Hugh Acton Papers
 


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Hugh Acton Papers

This online collection represents part of a larger archives held by the Bentley Historical Library. For a more complete index to the collection, please consult the associated online finding aid . Please contact the library's division of Reference and Access Services for more information.

Abstract:
Hugh Acton (1925-), the “Cowboy-Designer,” was a furniture designer, specializing in mid-century modern furniture, and artist in Augusta, Mich. He is best-known for his 1973 Acton Stacker chair for American Seating, as well as for his 1954 Suspended Beam Bench. This collection includes a brief history of the designer through articles and resumes, with a primary focus on his designs—including photographs (with negatives, transparencies, and online), catalog information, sketches, and design boards for his various furniture designs.

Biography:
Born in 1925, Hugh Acton was adopted as an infant by Richard and Hazel Acton. When he was adopted, the Actons owned a small farm in Scottsbluff, Nebraska. This association with farm-life earned Acton the name “Cowboy-Designer.” In 1943, Acton graduated from high school and enlisted in the U.S. Merchant Marines during World War II. Upon his discharge in 1946, Acton entered Grinnell College (Grinnell, Iowa) majoring in Philosophy with a minor in Art. At Grinnell, Acton ran on the track team and as a senior set the conference record for the half mile (the first of many records he would achieve during his athletic career).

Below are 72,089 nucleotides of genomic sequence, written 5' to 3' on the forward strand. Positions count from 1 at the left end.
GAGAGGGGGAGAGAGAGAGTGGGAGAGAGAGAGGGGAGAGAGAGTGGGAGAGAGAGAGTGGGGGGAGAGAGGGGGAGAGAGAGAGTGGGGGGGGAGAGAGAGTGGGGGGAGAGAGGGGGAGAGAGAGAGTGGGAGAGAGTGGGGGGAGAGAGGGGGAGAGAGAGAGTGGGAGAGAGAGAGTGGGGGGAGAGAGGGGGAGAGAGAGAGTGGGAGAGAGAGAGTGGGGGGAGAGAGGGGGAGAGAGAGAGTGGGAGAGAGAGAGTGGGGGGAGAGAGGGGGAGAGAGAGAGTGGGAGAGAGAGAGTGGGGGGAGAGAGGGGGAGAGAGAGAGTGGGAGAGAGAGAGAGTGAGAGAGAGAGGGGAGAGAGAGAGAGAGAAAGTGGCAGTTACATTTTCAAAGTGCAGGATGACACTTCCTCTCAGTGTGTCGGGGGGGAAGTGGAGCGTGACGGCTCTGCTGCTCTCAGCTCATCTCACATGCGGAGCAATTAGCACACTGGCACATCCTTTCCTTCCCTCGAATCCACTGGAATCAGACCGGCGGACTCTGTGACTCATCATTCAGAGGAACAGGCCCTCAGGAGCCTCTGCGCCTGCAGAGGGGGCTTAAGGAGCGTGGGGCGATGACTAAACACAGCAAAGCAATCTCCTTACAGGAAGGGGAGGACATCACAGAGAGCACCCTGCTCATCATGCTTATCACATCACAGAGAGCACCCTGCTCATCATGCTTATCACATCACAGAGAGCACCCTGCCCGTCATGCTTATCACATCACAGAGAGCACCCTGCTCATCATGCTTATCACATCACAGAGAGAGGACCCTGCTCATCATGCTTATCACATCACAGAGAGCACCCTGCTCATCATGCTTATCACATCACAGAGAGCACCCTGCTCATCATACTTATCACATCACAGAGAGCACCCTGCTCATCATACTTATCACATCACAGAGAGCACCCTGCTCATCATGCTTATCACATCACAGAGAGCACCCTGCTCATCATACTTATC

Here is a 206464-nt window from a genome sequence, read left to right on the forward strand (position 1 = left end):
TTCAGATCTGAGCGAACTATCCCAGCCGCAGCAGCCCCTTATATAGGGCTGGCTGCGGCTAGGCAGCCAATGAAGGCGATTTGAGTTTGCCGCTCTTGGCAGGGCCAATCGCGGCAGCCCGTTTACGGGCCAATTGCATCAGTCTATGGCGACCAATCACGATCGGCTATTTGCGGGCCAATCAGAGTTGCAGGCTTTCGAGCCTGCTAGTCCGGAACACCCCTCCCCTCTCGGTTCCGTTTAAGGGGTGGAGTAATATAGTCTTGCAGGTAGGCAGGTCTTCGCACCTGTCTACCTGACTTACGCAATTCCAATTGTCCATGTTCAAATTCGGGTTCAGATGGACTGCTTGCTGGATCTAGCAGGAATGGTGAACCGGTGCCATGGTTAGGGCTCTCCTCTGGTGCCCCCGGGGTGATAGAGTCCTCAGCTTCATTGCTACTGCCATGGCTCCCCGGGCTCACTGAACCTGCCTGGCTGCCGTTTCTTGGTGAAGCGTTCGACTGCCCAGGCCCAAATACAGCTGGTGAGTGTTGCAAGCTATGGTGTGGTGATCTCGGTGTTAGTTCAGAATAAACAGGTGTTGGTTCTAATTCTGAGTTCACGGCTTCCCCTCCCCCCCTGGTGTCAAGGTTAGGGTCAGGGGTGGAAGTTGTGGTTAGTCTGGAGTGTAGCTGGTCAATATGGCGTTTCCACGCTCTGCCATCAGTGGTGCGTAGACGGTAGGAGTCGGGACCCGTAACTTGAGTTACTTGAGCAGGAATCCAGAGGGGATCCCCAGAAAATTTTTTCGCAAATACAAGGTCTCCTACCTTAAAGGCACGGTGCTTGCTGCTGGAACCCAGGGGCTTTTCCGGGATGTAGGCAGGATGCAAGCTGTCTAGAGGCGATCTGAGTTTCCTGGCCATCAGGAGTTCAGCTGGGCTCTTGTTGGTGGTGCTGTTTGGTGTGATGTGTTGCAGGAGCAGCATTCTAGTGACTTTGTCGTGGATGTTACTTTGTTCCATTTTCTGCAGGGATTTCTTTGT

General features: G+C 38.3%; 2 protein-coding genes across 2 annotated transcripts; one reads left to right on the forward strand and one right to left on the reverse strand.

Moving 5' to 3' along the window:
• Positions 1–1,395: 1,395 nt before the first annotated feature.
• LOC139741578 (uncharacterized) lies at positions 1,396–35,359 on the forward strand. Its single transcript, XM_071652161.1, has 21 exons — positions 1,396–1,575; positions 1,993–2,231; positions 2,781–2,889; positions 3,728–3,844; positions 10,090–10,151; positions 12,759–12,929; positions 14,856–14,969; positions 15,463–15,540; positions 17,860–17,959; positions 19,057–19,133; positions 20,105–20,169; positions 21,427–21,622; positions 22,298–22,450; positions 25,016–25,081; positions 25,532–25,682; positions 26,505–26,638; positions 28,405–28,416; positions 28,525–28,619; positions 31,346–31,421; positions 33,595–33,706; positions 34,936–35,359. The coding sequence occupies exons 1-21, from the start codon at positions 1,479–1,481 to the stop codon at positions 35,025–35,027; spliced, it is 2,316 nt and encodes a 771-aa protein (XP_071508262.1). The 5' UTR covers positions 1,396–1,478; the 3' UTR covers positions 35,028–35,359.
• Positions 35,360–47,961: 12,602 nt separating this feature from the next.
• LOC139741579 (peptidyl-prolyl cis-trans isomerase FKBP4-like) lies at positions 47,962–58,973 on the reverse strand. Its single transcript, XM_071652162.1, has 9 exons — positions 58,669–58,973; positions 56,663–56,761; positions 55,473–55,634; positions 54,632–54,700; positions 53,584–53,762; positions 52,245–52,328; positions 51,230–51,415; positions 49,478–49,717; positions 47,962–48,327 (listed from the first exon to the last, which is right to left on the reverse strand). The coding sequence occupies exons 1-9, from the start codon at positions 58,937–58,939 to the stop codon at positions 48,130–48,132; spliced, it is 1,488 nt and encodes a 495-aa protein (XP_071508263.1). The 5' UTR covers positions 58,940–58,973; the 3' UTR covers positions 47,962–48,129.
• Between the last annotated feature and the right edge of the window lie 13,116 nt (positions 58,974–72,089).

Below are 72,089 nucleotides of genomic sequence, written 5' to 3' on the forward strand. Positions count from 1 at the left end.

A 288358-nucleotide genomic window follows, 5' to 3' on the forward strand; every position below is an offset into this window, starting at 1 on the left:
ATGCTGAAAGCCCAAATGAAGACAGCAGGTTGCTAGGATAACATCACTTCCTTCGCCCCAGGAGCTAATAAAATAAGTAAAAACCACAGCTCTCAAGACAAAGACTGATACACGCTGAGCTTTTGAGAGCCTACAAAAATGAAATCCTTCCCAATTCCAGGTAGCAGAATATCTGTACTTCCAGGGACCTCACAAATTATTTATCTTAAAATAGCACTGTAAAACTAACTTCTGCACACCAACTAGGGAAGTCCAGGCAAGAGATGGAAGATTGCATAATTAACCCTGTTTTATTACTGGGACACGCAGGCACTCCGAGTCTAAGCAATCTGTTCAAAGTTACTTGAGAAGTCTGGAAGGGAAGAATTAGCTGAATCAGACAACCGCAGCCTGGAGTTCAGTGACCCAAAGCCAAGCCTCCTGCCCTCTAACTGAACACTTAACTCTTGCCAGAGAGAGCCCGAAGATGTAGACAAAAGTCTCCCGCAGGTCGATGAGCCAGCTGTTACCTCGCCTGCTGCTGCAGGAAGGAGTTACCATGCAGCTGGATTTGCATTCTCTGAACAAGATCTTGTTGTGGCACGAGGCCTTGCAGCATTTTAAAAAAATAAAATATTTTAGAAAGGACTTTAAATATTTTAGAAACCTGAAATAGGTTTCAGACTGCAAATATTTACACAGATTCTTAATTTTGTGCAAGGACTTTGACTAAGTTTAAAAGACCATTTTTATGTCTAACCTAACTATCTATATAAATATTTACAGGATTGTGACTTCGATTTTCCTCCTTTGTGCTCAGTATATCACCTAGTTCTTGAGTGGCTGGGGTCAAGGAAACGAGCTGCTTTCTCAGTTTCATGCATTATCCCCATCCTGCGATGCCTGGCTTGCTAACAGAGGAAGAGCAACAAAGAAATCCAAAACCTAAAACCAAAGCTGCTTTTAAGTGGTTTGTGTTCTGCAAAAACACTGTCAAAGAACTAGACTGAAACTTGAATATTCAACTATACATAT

Acton graduated from Grinnell in 1950 and married Dorothy Brown in 1951. They were to eventually settle in Augusta, Mich. Soon after their marriage, Acton was drafted into the U.S. Army to fight in the Korean War. After two years of combat, Acton was discharged and entered into study at Cranbrook Academy of Art, located in Birmingham, Mich., where Acton designed his first successful furniture piece, the Suspended Beam Bench. The success of this design prompted Acton to open his own company and factory, Hugh Acton Company, which specialized in AMV (Acton Manufacturing Venture) accessories, desks, tables, and library furniture. Acton’s designs and company were so successful that in 1967, the Brunswick Company, located in Kalamazoo, Mich. bought the company. He spent the next years working as an independent consultant for the Brunswick Company.

Acton’s designs were the recipients of a number of awards. His Modular Storage System, introduced in 1957, won the American Institute of Design Award. His Costumers (The Wall Hung Closet) won the Association of Business Designers Award in 1957. In 1963, he won the Iron & Steel Award for his Unicolumn Folding Tables. He won the Institute of Business Designers Award again in 1973 for his Acton Stacker.

Acton has also been a part of a number of projects and collaborations throughout the years. His design of the I-Frame Structure for desks was brought on by a request of the Detroit Library for really substantial, large tables. This design was used primarily in the underground library at Heidelburg College in Tiffin, Ohio and became a standard with many libraries and banks. Furthermore, he collaborated with his son Rad, who is a licensed architect, on a World Trade Center proposal in 2002. Also in 2002, Acton began collaborating with his daughter, Tana, in small jewelry design and sales, crafting the jewelry from crushed copper, crushed silver, and in silver wire. Acton also became a sculpture artist later in life, creating pieces out of crushed copper, some of which appeared at modernism art shows.

Please note:

Copyright held by the Regents of the University of Michigan



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